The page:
Do you consider yourself to be a compassionate person? We usually think of compassion in terms of caring for others, but having compassion for yourself may improve your health and your life. Kristin Neff, PhD, author of the book Self-Compassion: Stop Beating Yourself Up and Leave Insecurity Behind was interviewed for an article in the February 2013 issue of Bottom Line Health. Studies have shown that self-compassion can lower vulnerability to depression, anxiety, eating disorders and stress, improve motivation to exercise and to see a doctor regularly, and improve your ability to cope with chronic pain.
The article contrasts self-compassion with self-esteem, stating that high self-esteem can be hard to gain in our competitive, self-critical culture, and that people who do have high self esteem may feel superior or entitled, leading to prejudice and bullying. I agree with the first part of that statement, but not the second. I believe that healthy self-esteem has no need to be superior or entitled, but instead is more accepting of the faults of both the self and others.High self-esteem that contributes to prejudice and bullying is a false self-esteem, built not on positive views of the self, but the need to put others down in order to put the self higher. The article goes on to state that self-esteem can be very fragile, lasting only as long as one feels successful, smart or attractive. I agree that self-esteem can be fragile, but not necessarily. I believe that healthy self-esteem can give one resilience, the ability to laugh at ones faults and foibles, and acceptance of all aspects of the self, both 'positive' and 'negative' (in quotes, because these are very subjective). Click here to see my post on self-esteem, which, ironically, was published one year ago today.
Though I have some disagreements with how Dr. Neff views self-esteem, I like what she has to say about self-compassion. The article states "...self-compassion is stable and constructive. When you see yourself clearly- both positive and negative traits- you can more easily cope with setbacks and mistakes that are inevitable in life and make the changes needed to reach your full potential. Self compassion means treating yourself in the same way you would treat a treasured friend."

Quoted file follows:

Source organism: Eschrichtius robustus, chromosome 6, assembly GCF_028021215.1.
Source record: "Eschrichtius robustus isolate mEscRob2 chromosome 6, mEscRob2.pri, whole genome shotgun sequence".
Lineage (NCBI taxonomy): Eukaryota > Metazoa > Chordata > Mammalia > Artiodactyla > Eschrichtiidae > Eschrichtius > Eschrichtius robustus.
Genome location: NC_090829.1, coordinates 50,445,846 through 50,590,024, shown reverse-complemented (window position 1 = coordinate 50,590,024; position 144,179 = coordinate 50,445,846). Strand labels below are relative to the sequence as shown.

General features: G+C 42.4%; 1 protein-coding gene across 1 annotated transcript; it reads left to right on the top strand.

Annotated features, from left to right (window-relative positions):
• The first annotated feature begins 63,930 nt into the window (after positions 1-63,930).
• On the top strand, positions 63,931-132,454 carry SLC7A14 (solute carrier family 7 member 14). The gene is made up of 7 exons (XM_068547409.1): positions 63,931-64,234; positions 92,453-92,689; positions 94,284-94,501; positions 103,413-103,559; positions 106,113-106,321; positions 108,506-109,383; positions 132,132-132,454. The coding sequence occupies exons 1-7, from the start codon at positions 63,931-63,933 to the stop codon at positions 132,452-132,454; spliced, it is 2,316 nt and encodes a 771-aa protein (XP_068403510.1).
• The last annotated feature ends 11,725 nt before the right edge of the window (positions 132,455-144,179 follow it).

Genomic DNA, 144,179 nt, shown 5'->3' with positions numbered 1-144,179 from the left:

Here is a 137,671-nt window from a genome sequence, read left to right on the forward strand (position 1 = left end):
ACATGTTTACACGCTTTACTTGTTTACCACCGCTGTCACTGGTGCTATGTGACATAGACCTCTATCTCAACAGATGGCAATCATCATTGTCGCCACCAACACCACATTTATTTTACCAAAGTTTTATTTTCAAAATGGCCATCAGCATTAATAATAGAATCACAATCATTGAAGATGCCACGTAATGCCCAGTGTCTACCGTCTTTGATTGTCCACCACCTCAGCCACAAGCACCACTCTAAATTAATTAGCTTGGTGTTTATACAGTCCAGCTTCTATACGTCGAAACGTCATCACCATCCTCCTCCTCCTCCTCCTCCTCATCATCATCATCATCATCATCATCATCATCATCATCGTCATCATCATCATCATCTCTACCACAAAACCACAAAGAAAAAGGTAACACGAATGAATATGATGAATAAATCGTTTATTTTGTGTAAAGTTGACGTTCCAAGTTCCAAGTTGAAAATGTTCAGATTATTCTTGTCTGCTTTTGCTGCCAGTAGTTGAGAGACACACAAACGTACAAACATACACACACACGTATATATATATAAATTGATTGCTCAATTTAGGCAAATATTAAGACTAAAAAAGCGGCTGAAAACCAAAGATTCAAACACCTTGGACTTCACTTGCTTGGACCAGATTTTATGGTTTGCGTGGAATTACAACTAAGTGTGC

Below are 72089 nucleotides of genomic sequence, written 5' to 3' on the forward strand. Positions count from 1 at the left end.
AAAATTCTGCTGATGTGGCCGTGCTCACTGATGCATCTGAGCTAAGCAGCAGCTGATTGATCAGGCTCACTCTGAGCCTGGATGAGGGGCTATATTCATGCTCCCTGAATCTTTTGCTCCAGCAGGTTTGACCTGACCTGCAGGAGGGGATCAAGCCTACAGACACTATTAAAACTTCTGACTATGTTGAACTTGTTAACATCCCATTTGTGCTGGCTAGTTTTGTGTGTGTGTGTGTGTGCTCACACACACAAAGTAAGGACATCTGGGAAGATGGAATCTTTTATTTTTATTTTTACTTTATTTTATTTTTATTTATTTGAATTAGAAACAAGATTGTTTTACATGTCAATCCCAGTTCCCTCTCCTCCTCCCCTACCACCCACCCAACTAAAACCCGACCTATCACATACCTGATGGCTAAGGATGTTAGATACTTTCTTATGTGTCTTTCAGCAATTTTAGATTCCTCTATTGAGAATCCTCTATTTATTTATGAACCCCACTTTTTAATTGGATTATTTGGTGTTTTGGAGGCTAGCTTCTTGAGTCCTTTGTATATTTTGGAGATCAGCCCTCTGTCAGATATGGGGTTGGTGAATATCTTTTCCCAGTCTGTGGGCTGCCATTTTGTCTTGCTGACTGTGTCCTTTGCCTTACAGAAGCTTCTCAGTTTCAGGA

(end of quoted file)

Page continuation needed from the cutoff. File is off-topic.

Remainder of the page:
Some suggestions to improve your self compassion, paraphrased from Dr. Neff: are:
1. Say soothing words to yourself when you are upset.
2. Listen to your self-talk, and quiet your inner critic. Give yourself pep-talks and constructive feedback, rather than criticism.
3. Give yourself soothing, inconspicuous self-caresses, like a hand over your heart or a quick hug.
4. Write yourself a short letter of encouragement and understanding. In one study, people who did this daily for one week reported feeling happier and less depressed three months later.
The article also talked about accepting painful feelings without denying or fighting them. Those of us with physical pain can do this as well: Find a quiet place to lie down. Do a body scan, starting at the soles of your feet and slowly moving upward. Consciously send comforting thoughts to any area where you find pain or discomfort. You can place your hand over the area, or tense and relax the muscles in the area to release tension.
I believe that both self-esteem and self-compassion are important, and they go hand in hand. If you feel good about yourself, you will be more accepting and caring of yourself, and if you are kind to yourself, it will enhance your acceptance of yourself and good feelings toward yourself.
For more of Dr. Neff's thoughts on self-compassion, go to her website, www.self-compassion.org. There you will find, among other things, videos, suggested reading, links, research articles, as well as a test to see how self-compassionate you are, and exercises and meditations to increase your self-compassion. Or buy her book, Self-Compassion: Stop Beating Yourself Up and Leave Insecurity Behind. Or both.